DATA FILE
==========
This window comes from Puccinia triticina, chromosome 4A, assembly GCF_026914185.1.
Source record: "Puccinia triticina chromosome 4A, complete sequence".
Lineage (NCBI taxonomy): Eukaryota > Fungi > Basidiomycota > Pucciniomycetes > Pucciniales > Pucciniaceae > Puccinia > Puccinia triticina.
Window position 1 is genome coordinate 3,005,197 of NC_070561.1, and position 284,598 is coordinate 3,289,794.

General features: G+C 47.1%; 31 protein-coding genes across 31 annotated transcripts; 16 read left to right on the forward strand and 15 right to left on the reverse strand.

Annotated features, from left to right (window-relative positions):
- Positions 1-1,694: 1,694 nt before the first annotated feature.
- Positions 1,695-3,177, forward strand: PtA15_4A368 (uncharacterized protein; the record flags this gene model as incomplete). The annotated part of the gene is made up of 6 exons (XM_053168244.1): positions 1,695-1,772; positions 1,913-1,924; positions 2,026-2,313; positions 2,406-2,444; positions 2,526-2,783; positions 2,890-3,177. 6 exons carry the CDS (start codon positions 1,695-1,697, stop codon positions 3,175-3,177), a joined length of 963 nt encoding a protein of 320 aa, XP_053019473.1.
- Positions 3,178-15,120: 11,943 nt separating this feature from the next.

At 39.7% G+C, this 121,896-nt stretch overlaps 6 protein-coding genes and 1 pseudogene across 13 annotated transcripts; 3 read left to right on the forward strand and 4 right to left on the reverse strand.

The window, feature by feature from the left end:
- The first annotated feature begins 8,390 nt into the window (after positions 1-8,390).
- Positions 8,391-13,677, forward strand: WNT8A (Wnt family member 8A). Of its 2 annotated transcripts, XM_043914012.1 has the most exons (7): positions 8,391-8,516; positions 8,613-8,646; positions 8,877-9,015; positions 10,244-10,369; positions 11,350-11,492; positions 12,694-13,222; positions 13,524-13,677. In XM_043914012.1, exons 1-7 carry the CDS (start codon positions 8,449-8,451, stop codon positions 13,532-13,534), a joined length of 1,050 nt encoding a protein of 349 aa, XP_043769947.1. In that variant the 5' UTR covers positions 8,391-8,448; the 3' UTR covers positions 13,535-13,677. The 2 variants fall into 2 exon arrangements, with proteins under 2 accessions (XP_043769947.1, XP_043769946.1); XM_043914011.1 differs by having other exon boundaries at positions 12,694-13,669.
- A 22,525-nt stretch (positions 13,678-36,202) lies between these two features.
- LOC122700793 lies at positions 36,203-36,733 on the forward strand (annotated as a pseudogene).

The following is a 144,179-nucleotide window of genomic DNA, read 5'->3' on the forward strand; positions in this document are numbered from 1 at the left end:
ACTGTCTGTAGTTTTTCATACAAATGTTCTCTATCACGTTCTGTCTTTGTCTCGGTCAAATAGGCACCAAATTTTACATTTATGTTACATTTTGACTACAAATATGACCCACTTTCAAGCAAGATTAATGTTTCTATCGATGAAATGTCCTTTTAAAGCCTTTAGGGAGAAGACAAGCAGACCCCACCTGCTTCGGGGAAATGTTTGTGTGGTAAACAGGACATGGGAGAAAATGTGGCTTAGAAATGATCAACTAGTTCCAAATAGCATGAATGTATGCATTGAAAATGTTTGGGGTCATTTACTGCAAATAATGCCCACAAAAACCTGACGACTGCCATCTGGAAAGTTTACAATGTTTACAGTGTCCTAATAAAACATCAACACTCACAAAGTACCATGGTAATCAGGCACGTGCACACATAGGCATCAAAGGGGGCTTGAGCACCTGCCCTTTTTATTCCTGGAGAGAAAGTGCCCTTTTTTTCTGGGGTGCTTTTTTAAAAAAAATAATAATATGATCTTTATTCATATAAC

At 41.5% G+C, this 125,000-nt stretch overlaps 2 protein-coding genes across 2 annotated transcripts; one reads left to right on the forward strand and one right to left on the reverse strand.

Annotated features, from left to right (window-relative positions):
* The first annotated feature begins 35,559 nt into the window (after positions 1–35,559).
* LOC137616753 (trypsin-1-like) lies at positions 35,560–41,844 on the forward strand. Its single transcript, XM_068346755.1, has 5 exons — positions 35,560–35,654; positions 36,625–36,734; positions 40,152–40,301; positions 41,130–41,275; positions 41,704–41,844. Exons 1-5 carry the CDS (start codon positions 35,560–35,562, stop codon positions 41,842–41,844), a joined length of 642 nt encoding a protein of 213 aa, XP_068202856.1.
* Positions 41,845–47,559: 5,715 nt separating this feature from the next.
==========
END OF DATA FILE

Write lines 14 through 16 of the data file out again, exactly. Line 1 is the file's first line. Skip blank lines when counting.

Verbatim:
- A 22,525-nt stretch (positions 13,678-36,202) lies between these two features.
- LOC122700793 lies at positions 36,203-36,733 on the forward strand (annotated as a pseudogene).

The following is a 144,179-nucleotide window of genomic DNA, read 5'->3' on the forward strand; positions in this document are numbered from 1 at the left end: